Americast management seriously deserves a nice long painful agonizing 50 year prison sentence for the massive frauds they have committed and the lives they are ruining even from the grave.

ditto (1)

hurfy (735314) | about 1 month ago | (#47562191)

Presumably mine has fallen off everything finally. Sprint* chased after an ETF fee on a month to month account for 10 years from the 90's.

*Only people to ever actually ask for it OR report it were the collection agencies NOT Sprint as they probably knew they were unlikely to get it. They should all be dismantled. Make one prove you owe the debt per the rules and they just sell to another when they can't. Rinse and repeat until you eventually miss the 30-day or whatever window for something :/

I'd have actually felt sorry for the 1st collection company as Sprint didn't disclose the dispute status if they hadn't sold it on to someone else. They admitted they weren't having much luck on some of their latest collections...mine wasn't they only bad one by far.

Re:Not surprised. (1)

sshir (623215) | about 1 month ago | (#47562213)

Ha!

Happened to me too! Had to call Comcast several times until got through drones to a supervisor. He confirmed that account was properly closed, said "what's the fuck?" and faxed me a letter to send to collectors. Also, it seems, he did something on his side too - issue got resolved without any blemishes to my credit history.

Re:Not surprised. (1)

gatfirls (1315141) | about 1 month ago | (#47562239)

I had a like problem with AT&T long ago. I had proof of payment and spent months trying to resolve it but they were basically like "f you pay me". It went to collections and basically the same run around. Years later I was buying a house and ended up paying the friggin thing because I had a short window and really no recourse other than taking them to court.

Re:Not surprised. (1)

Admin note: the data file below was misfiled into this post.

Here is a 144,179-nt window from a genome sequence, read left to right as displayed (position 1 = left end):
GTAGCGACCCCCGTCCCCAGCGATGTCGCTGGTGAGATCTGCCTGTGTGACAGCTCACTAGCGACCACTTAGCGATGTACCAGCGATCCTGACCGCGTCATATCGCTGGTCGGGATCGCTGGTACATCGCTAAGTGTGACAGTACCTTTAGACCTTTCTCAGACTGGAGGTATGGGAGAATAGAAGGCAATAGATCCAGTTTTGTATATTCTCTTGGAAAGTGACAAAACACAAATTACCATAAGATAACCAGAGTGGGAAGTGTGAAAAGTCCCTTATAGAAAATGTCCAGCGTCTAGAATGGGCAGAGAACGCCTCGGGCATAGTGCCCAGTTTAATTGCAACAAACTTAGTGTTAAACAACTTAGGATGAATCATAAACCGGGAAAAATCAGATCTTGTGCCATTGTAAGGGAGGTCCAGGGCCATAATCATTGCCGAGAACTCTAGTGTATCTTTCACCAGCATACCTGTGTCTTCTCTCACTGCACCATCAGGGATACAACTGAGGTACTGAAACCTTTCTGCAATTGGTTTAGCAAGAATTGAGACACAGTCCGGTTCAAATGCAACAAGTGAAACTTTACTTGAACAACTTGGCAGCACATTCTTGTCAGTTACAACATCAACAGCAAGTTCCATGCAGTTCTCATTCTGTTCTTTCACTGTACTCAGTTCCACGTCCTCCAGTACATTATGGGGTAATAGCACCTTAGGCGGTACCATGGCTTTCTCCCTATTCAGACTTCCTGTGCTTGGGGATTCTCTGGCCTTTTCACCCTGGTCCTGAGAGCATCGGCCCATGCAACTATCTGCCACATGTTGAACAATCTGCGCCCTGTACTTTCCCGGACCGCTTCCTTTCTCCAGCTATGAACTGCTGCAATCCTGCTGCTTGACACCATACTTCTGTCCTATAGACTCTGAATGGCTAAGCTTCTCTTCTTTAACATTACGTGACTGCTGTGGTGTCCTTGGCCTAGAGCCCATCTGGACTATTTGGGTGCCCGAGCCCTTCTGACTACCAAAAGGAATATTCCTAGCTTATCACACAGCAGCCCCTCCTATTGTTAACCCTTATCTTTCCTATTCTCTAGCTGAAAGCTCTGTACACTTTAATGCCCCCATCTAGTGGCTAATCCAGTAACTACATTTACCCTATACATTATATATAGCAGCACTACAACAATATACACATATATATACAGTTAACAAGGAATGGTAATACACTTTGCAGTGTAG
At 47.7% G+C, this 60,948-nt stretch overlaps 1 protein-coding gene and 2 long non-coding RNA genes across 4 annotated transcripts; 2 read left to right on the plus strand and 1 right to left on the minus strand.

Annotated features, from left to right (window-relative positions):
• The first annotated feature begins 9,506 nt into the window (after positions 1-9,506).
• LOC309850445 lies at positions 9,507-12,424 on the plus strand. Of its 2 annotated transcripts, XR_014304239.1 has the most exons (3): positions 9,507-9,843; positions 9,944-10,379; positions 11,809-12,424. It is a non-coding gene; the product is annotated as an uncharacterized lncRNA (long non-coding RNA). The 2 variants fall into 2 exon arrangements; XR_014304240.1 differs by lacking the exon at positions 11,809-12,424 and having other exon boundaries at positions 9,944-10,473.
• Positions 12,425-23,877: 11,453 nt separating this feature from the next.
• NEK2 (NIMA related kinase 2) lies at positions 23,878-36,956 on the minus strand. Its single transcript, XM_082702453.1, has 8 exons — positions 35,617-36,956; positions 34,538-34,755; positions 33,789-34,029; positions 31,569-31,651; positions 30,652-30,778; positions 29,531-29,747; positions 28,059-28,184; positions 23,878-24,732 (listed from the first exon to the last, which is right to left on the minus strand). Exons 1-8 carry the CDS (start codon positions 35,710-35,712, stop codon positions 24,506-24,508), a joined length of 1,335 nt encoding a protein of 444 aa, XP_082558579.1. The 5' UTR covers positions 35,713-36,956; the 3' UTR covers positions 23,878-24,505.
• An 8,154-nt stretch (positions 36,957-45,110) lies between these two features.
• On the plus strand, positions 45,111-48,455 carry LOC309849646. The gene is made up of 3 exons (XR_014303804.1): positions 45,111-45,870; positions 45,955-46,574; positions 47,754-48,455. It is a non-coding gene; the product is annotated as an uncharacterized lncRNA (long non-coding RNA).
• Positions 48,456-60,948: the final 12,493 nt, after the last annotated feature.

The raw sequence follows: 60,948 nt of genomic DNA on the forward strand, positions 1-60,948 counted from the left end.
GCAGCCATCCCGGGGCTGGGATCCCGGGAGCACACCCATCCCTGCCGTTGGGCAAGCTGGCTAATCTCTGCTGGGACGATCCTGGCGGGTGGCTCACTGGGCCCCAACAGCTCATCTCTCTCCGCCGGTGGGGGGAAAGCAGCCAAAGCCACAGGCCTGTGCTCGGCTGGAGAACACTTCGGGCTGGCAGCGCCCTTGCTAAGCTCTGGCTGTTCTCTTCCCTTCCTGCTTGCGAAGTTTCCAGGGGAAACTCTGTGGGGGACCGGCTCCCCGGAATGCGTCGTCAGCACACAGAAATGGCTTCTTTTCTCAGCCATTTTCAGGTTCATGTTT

thegarbz (1787294) | about 1 month ago | (#47561919)

I wonder how many of these are due to incorrect details. I've been living at my house for over 5 years now and I'm still getting letters from a debt collector for the previous tenant.
Apparently he owes $75. Apparently the debt collection has "confirmed the address as correct" and take immediate action if it's not paid.

I wonder with whom they confirmed the address. Certainly not with the people living there.

Re:Not surprised. (1)

gatfirls (1315141) | about 1 month ago | (#47562263)

They're probably valid debts and I imagine that's how a lot of people end up in this study. They moved and lazy billing/collections just fire out to whatever address they have and the person is unaware the debt exists until they try to go buy a car or something.

Re:Not surprised. (1)

romco (61131) | about 1 month ago | (#47561979)

>Once you have something go into collections it is always there until you pay it.

It can stay on your report for up to 7 years AFTER you pay it. Sometimes with an old debt paying it will hurt your credit more than it will help. It is possible to get a medical debt off after you pay it but it requires time and effort on your part.

Re:Not surprised. (2)

MightyYar (622222) | about 1 month ago | (#47562183)

Once you have something go into collections it is always there until you pay it. ... You're only 30-90 days lat for a short period.

You nailed it! Behold, math!

Collections stay on your credit report for 7 years, so long-term collections will be on there for 2377 days vs 180-30 = 150 days.

So you have 0.35/2377 < 0.05/150. Much less than. This is what you would intuitively expect.

People are thieves (-1)

Anonymous Coward | about 1 month ago | (#47561751)

It's not surprising 35% have been caught stealing.

how slashdot works (0)

Anonymous Coward | about 1 month ago | (#47561763)

1) find popular stories of the day on other news sites
2) copy and summarize to slashdot
3) ????
4) (Hopefully) profit!!

Re:how slashdot works (1)

Immerman (2627577) | about 1 month ago | (#47562231)

Slashdot and every other news-aggregation site on the web. At least Slashdot has nice forums that are conductive to interesting conversations (at least provided you don't get shunted to Beta)

So! The game is rigged! (5, Insightful)

s.petry (762400) | about 1 month ago | (#47561767)

The whole point of a "credit score" is horribly broken. In order to get approved for debt, you must have debt. If you have money in the bank and no monthly debt payments you have a reduced score. It's a SCAM! A scheme to make sure that you are constantly in debt, and yet it's perfectly legal. Living in debt constantly costs you money, and for what? So that you can have more debt? Wow!